looked like chaotic activity; now patterns are beginning to
emerge and the technology is trying to make it possible for us to
observe these repeating patterns.”

Building on Ablation Technology
“With an arrhythmia, there is an initiator – something has to
trigger it,” says Dr. Lerman. “But then, in order to sustain the
arrhythmia, there needs to be a substrate or perpetuator that
allows atrial fibrillation to continue. This is particularly relevant
for patients with persistent atrial fibrillation. The electrophysiological substrate is believed to be related to rapidly spinning
rotors. These perpetuators are often located in the left atrium;
however, in as many as 25 percent of patients, the right atrium
may participate.
“The rotors cannot be observed with the naked eye,” continues
Dr. Lerman, who is the principal investigator for the Randomized
Evaluation of Atrial Fibrillation Treatment with Focal Impulse
and Rotor Modulation Guided Procedures (REAFFIRM) study.
“But now a novel diagnostic catheter and mapping approach allows
us, through extensive computerized processing of electrical
information, to highlight in a three-dimensional projection
the coordinates of the rotors so that we can direct our ablation
catheter toward those regions.”
The prospective, multicenter, randomized REAFFIRM control
trial, which continues to enroll patients, will determine the safety
and effectiveness of rotor ablation followed by conventional
ablation versus conventional ablation alone for the treatment of
persistent atrial fibrillation.
Two years ago, Dr. Liu added cryoballoon ablation to his
repertoire of techniques for the treatment of atrial fibrillation.
“Our goal is to simplify the ablation procedure and improve
outcomes. Traditional radiofrequency ablation focuses on pulmonary
vein isolation and makes use of a single-point catheter that

2

(continued from page 1)

Dr. William Whang and Dr. Hasan Garan

applies 20 to 25 meticulously placed points, forming a circle
around each pulmonary vein. Cryoballoon ablation essentially
allows us to go in and freeze the entire circle in one shot.”
According to Dr. Liu, this technology streamlines the
procedure – shortening the time the patient is under anesthesia
and potentially reducing complications. He is now conducting a
retrospective study comparing 100 cases of cryoballoon ablations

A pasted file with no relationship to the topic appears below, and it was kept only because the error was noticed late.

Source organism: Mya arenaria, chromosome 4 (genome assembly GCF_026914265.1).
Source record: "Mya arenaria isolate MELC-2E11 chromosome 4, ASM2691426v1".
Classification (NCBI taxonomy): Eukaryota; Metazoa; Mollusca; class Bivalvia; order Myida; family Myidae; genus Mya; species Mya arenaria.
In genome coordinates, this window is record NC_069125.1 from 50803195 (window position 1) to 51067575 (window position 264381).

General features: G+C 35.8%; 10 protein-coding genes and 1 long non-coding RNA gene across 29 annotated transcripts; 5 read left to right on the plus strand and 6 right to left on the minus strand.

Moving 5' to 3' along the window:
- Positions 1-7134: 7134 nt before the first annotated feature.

with the same number of cases of radiofrequency ablation, looking
at timing, complications, and outcomes, in particular, rates of
recurrence of atrial fibrillation.
“There are multiple subtypes of atrial fibrillation and as a first
step we still perform pulmonary vein isolation,” says Dr. Garan.
“The next steps have to be individualized depending on the kind
of patient you are treating and/or the subtype of atrial fibrillation.
For atrial fibrillation, even with the subtypes that are most
amenable to the ablation – young, healthy people who otherwise
do not have any structural heart disease – we are at 70 to 80 percent
of efficacy. To go to a higher level of efficacy, as we have done
with the other forms of arrhythmias where a single ablation can
achieve 96 to 98 percent efficacy, there’s still a lot to be learned
about down-the-line mechanisms and the different subtypes of
atrial fibrillation, as well as the different techniques and methodologies that work best for each. That is why we are still doing
clinical investigations in this area.”

What You See Is What You Can Get
While ablation techniques have been rapidly evolving, visualizing
the field has also undergone dramatic growth. “In the past, when
we started performing radiofrequency ablations, fluoroscopy was
used to visualize the location of the catheter,” says James E. Ip, MD,
a cardiac electrophysiologist with NewYork-Presbyterian/Weill
Cornell. “Through the years, CT scans or MRI have been utilized
to create a road map. Today, we now combine these technologies
with intracardiac echocardiography and an electroanatomic mapping
system that enable us to pinpoint where we are within the heart.”
William Whang, MD, a specialist in heart rhythm disorders
with the Division of Cardiology, NewYork-Presbyterian/Columbia,

Advances in Adult and Pediatric Cardiology, Interventional Cardiology, and Cardiothoracic Surgery
Advances in Cardiology, Interventional
Cardiovascular

sees patients with atrial fibrillation related to a number of cardiac
conditions, including cardiomyopathy and adult congenital heart
disease. Similarly, Dr. Whang and colleagues have employed
various new imaging and treatment technologies that provide a
three-dimensional image of the catheter as it is guided inside the
heart, improving the efficacy of radiofrequency ablation.
“We use several imaging modalities simultaneously, such as
fluoroscopy, intracardiac echocardiography, and electroanatomic
mapping,” says Dr. Whang. “I think about electroanatomic
mapping as a GPS-type of system where there is a magnet in the
tip of the catheter as well as a magnet under the cath lab table.
We know at any time where the catheter is in three-dimensional
space. This is so we can mark different areas where there’s
suspicion for electrical activity that could be helping to maintain
or trigger the A-fib.” Dr. Whang and his colleagues create a
three-dimensional map of the atrium through a combination of
touching the endocardial surface of the atrium with the catheter
and integrating this information with the intracardiac echo, as
well as a pre-procedure CT scan to reconstruct the left atrium in
a three-dimensional form.
In addition to new technology permitting greatly enhanced,
three-dimensional visualization, Dr. Whang and Dr. Ip each
use the most advanced catheter ablation technology, including
contact force-sensing (CF-sensing) catheters, enabling them to
assess whether adequate contact has been established with atrial
tissue at the tip of the catheter.
Prior to the availability of the CF-sensing catheter, there was
a 20 to 30 percent recurrence rate for atrial fibrillation ablations.